The Jamestown S’Klallam Tribe is seeking volunteers to help with the Dungeness Valley Roosevelt Elk herd that resides in the Sequim area.
A recent article in the Peninsula Daily News explains the project, which is a collaborative project between the tribe, its co-manager Washington State and the nonprofit organization Eyes In The Woods.
From the story:
It’s called the Northeast Olympic Roosevelt Elk Project, and Eyes is collaborating with the state and with the Jamestown S’Klallam tribe, which are the elk herd’s co-managers.
Its aim is simple: keep as many elk as possible on their historical range on the south side of Highway 101.
The Dungeness herd of Roosevelt elk includes a band of more than 20 animals on the south side, said Tim Cullinan, the Point No Point Treaty Council biologist hired by the Jamestown tribe to study and monitor the herd.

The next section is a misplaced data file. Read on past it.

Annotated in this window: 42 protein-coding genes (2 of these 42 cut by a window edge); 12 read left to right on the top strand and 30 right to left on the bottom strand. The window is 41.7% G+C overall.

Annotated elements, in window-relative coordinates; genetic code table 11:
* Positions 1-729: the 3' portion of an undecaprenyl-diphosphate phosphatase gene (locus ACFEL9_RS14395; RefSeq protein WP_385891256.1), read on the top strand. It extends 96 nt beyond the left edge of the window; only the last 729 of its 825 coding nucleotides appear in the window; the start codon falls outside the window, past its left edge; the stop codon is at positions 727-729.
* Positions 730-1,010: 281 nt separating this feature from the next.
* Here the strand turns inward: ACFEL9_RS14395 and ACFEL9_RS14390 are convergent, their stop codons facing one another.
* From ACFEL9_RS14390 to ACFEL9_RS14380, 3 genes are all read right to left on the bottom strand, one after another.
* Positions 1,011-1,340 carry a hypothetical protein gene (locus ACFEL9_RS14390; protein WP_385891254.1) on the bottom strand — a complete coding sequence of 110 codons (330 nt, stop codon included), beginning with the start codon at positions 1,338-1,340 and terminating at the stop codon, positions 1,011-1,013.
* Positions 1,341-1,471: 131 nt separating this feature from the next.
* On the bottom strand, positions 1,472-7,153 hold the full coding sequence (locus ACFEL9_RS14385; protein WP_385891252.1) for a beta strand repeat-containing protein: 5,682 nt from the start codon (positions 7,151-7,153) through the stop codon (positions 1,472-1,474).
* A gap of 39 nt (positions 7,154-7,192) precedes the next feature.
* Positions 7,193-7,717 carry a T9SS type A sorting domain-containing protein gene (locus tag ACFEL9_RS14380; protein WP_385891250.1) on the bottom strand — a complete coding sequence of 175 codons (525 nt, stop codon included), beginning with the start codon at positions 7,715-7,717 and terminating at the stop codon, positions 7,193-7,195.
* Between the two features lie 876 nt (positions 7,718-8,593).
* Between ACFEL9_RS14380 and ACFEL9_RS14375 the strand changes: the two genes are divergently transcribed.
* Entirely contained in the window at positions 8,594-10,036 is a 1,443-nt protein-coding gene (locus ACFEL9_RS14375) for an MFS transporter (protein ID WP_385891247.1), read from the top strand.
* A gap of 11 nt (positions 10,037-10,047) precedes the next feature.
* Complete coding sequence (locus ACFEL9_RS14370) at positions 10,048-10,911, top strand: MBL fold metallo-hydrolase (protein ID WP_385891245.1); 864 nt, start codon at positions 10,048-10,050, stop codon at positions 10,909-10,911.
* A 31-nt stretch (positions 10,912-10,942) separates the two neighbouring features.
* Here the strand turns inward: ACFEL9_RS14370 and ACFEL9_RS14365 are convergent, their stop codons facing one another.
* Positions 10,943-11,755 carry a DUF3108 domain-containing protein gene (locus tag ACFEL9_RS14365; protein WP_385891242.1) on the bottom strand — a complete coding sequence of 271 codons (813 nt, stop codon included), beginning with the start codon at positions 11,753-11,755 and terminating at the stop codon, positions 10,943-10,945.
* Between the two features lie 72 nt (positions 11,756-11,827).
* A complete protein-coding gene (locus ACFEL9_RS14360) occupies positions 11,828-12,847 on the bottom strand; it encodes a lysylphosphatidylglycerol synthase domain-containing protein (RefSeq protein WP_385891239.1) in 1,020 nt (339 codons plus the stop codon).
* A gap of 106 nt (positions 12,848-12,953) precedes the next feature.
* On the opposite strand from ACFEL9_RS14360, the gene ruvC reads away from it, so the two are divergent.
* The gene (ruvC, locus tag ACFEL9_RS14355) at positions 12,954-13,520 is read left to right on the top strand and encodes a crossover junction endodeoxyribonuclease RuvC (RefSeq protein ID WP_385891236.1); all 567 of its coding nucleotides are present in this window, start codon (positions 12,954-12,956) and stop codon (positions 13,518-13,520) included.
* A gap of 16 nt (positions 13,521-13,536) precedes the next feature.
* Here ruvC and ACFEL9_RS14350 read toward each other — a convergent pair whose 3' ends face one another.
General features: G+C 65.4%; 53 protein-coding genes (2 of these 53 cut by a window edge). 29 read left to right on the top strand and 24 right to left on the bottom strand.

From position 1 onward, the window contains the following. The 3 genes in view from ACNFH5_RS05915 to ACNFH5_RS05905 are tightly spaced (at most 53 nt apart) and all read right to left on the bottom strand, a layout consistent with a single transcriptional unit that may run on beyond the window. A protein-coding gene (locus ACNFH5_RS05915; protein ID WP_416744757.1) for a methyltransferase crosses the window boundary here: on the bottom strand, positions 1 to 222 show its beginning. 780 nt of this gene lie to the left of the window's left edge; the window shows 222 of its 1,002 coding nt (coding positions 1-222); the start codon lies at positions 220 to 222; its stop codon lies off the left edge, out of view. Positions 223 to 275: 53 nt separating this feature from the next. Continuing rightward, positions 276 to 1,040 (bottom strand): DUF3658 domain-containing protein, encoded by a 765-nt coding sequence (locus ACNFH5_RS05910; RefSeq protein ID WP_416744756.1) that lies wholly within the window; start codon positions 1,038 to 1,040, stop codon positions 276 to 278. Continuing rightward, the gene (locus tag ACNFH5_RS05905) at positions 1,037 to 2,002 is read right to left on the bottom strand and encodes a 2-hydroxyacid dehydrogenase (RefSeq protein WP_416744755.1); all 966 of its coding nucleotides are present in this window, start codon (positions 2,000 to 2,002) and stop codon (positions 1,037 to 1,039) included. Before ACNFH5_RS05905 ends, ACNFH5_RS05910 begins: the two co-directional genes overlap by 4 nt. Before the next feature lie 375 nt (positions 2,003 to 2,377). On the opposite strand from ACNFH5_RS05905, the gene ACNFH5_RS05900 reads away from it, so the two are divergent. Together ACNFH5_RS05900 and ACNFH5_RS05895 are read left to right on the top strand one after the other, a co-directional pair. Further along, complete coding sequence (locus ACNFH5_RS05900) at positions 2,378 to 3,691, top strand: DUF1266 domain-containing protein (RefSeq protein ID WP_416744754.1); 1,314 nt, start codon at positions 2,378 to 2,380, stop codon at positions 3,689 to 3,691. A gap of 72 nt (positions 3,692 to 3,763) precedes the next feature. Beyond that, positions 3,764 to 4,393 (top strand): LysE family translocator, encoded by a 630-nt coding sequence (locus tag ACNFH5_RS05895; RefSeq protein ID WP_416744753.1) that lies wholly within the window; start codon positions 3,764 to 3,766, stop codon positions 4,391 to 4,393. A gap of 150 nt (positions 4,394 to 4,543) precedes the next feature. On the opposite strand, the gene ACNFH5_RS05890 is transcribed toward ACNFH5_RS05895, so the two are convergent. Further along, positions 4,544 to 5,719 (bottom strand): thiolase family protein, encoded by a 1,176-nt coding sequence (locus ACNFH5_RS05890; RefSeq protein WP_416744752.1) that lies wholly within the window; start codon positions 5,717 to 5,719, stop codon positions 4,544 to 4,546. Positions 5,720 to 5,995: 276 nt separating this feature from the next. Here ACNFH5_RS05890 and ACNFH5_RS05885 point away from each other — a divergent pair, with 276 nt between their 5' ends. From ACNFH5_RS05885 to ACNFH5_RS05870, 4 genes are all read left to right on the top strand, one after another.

Employed by cattle ranchers in Australia, this animal management system uses collars with global positioning systems to track a herd’s location.
If the cows move toward land they shouldn’t, the programmable collars alert the ranchers, who can go out and herd them back where they belong.
Cullinan said he and McMillan won a $33,675 state grant in 2009 for an elk-GPS project, and arranged to work with Eyes in the Woods volunteers through this spring, summer and fall.
“We’re going to start out with just three collars,” Cullinan said. “We’ll try to get adult females.
“They’re the ones who make the decisions on where the herd will go.”